Through study and conversation, the youth increased their understanding of the connection between their own progress and the advancement of their local communities. Several young people shared stories of how striving to channel their talents and energies towards the well-being of others had caused profound changes in them, such as one young man who used to habitually resort to fighting and arguing: “One day, I asked myself, ‘What am I doing with my life?’” He has now decided that he wants to help children gain access to education.

At the level of their communities, those gathered identified obstacles to material and spiritual progress that needed to be removed, and consulted about the next set of steps they could take. Two young men identified that their locality had recently built a school, but not all the children were attending, and there was a health clinic that was functioning poorly. “When I go home, I plan to share with them what I learned. Together, we’ll see how we can help our community advance,” one of them said.

By the last day of the conference, one of the participants’ most vivid impressions was of the necessity to work together for sustainable progress. One 20-year-old woman said, “With unity, we can advance. Without unity, we won’t be able to take even one step.” And another, a year younger, said, “The youth in both countries wish to support one another. I feel we’ll have a change in humanity because we’re supporting each other.”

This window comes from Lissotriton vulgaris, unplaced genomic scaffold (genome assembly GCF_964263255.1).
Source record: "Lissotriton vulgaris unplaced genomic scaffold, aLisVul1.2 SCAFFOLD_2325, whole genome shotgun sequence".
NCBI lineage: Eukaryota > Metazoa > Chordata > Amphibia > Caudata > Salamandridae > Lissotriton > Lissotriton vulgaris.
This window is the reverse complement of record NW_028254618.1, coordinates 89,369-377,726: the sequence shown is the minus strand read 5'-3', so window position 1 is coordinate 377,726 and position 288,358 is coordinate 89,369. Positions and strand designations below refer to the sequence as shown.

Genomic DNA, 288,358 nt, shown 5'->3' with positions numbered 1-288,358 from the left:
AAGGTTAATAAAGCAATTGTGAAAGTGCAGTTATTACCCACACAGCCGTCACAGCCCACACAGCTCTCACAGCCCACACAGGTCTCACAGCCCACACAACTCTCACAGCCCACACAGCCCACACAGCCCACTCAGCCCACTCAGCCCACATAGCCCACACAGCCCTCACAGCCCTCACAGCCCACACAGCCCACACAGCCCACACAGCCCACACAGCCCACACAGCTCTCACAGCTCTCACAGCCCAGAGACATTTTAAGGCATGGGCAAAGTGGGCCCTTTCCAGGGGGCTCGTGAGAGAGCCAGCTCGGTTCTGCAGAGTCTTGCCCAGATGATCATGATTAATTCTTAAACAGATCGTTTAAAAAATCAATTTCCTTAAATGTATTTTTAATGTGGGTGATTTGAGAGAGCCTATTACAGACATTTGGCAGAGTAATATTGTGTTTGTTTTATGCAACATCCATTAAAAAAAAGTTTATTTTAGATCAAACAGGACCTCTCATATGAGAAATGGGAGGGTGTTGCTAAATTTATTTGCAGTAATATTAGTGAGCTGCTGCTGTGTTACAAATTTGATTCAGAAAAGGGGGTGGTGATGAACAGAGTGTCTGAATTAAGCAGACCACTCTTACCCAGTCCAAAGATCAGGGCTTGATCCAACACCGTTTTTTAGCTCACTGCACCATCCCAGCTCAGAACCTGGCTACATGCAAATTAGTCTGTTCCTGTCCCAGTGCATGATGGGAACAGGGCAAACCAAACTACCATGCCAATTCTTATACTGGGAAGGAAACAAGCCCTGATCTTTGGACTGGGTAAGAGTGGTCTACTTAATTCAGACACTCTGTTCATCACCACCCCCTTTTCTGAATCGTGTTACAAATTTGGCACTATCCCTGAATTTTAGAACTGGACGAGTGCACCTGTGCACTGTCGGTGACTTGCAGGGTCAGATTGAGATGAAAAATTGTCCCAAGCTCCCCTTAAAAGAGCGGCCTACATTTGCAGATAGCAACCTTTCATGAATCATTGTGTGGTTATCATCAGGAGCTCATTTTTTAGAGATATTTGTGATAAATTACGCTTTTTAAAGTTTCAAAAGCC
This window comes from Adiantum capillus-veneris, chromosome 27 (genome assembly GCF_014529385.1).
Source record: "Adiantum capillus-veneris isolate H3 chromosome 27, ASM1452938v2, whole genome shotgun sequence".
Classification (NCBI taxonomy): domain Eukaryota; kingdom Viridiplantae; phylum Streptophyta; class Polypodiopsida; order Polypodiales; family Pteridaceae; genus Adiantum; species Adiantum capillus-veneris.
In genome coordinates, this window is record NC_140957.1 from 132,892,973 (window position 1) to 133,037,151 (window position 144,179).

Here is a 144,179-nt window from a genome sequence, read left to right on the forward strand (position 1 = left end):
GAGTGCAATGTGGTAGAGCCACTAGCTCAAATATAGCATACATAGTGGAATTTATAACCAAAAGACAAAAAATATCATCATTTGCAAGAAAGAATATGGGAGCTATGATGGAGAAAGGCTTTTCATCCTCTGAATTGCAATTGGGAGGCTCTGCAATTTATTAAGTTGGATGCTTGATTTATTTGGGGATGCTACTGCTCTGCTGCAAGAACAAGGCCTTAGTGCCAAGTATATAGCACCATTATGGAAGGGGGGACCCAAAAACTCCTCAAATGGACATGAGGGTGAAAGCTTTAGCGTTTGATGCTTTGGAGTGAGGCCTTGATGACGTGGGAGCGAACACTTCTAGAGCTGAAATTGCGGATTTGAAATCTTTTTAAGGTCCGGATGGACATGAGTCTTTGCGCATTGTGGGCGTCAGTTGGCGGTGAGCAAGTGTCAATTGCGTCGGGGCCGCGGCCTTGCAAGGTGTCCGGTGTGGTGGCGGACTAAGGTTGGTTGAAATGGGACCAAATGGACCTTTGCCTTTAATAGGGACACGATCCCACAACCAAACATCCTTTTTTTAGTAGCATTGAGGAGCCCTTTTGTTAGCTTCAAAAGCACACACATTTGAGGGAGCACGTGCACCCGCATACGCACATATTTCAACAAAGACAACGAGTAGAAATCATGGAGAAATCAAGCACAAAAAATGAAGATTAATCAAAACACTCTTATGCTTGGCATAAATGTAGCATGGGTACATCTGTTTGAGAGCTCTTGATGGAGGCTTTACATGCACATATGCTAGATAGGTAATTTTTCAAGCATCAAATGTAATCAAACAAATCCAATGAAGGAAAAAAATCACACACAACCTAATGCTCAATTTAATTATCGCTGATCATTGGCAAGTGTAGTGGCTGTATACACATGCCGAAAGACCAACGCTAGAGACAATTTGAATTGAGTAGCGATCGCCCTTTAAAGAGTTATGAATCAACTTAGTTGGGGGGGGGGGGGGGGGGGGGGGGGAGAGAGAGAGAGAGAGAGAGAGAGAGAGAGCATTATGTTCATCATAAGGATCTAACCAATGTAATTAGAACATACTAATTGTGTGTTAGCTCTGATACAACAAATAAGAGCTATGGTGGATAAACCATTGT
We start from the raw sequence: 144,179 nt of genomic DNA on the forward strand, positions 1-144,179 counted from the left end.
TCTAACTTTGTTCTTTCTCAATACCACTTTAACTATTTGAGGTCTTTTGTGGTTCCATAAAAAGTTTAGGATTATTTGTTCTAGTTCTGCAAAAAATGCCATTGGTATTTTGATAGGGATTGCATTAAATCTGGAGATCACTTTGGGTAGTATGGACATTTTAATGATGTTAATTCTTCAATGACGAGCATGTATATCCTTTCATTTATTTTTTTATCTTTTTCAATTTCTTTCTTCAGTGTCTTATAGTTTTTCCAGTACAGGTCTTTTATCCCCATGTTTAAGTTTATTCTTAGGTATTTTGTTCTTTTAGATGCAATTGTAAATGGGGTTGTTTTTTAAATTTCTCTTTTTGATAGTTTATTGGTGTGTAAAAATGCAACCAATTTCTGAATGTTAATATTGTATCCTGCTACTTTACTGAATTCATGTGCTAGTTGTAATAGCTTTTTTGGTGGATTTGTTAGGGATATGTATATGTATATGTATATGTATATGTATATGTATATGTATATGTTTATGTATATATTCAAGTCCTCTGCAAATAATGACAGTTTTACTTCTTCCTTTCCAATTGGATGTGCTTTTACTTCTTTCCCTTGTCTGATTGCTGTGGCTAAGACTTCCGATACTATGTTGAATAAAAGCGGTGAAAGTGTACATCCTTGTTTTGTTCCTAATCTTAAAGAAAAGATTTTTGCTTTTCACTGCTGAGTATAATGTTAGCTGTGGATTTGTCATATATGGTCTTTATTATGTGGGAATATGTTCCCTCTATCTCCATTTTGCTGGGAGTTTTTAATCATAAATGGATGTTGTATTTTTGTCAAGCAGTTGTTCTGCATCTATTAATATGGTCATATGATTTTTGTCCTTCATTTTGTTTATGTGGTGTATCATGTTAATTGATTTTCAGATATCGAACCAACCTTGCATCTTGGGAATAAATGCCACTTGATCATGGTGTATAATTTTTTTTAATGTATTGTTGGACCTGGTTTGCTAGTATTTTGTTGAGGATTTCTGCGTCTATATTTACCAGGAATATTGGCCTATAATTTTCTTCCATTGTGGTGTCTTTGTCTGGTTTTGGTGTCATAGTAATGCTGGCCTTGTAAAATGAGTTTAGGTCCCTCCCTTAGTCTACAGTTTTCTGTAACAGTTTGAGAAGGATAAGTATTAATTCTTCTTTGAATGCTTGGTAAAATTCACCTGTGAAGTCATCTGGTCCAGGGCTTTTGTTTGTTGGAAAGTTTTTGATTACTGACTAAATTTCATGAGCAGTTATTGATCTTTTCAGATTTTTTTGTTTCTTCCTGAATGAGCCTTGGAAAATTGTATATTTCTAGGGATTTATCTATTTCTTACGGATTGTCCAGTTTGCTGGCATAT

• Nearly half of the youth that came to the conference from the Dominican Republic were new friends of the Bahá’ís who had responded to the call of the Universal House of Justice in the 8 February message announcing the conferences
  • In a spirit of solidarity generated by the conference, both the Haitian and Dominican governments waived the necessity for visas for friends crossing the border, saving an estimated $10,000 in travel costs
  • The second night of the conference, the Haitian girls began to braid the hair of the Dominican girls and the Haitian girls had their eyebrows done by the Dominican girls. Throughout the conference, participants from both nations praised the joy, beauty, hard work and helpfulness of one another
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  • The participants engaged in lively and thoughtful discussions throughout the weekend

  • Focused group study of the conference materials yielded fresh insights

  • The rhythm of music throughout the conference was irrepressible

  • The radiant faces of a group of participants reflect the unity of the gathering

  • The youth witnessed the power of sincerely listening to one another’s ideas

  • A powerful rain storm on the first day did not dampen the spirit of the participants

  • Groups of young people engaged in earnest conversation about how to contribute to sustainable progress

  • Under a clear sky, music continued to uplift the spirit of the conference

  • The youth systematically planned how they could assist their communities

  • Studying in the shade provided a degree of relief from the sweltering summer heat

  • Drumming evoked the heartbeats of the many youth prepared to take united steps to help their communities advance